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Woods Hole Coastal and Marine Science Center

Woods Hole Coastal and Marine Science Center Home > Estuarine Physical Response to Storms > Study Sites > Chincoteague Bay

Estuarine Physical Response to Storms

Shoreline erosion as a source of sediment

Storm induced erosion of marsh shorelines can provide significant quantities of sediment to the bay altering the deposition patterns.


Surface grab sampling

Surface sediments will be analyzed for various physical parameters that will be used as initial conditions in hydrodynamic and sediment transport models.


Organic Matter in surface sediment, Chincoteague Bay

Map showing the sampling locations for Chincoteague Bay. Colors of the symbols reflect the percentage of organic matter (determined by burning sediment at 550oC) in sediments from Chincoteague Bay. Note that the areas proximal to the mainland and back-barrier marshes generally have the highest OM content.


Chincoteague Bay

The barrier beaches and wetlands of Assateague Island, MD, were impacted by Sandy. Chincoteague Bay estuary’s eastern barrier-island shoreline experienced erosion and overwash. These storm-driven changes in estuarine morphology may have altered water quality and modified estuarine processes such as water circulation and transport of sediment and nutrients.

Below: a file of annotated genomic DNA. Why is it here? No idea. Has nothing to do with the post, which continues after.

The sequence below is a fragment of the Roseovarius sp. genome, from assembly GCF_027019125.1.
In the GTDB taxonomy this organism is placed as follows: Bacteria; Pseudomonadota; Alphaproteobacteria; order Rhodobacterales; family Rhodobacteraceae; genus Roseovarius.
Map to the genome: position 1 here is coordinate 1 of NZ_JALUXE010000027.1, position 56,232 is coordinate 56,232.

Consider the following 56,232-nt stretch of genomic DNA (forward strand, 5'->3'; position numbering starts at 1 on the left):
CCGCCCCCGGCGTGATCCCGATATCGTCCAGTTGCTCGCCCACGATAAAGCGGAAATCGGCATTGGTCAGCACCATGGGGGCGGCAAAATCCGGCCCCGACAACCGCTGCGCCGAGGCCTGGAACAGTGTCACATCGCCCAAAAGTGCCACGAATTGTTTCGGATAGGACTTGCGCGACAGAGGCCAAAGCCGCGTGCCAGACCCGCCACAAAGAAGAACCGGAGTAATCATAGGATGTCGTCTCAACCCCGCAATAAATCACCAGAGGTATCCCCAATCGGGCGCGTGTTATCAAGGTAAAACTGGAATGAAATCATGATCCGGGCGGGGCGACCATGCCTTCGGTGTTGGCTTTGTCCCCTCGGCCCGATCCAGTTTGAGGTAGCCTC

In the first phase of this project, time-series data including water level, velocity, salinity, suspended-sediment concentration, light attenuation, chlorophyll-a, dissolved organic matter, and wave parameters will be collected at multiple sites within the Chincoteague Bay estuary and in wetland channels. In addition, net sediment fluxes to two wetland complexes within the estuary will be determined. Finally, surface sediments cores in select areas of the throughout much of the bay will be collected and analyzed for grain size, organic matter content, bulk density, and water content.

The second phase of the project will include numerical modeling and data analysis of the Chincoteague Bay estuary that will result in stratigraphic and depositional maps as well as updated hydrodynamic and sediment-transport models of the estuary. All of these tools will help to evaluate and forecast storm consequences, informing management efforts to assess ecological vulnerability and to design recovery strategies that promote long-term resilience in the estuarine environment.

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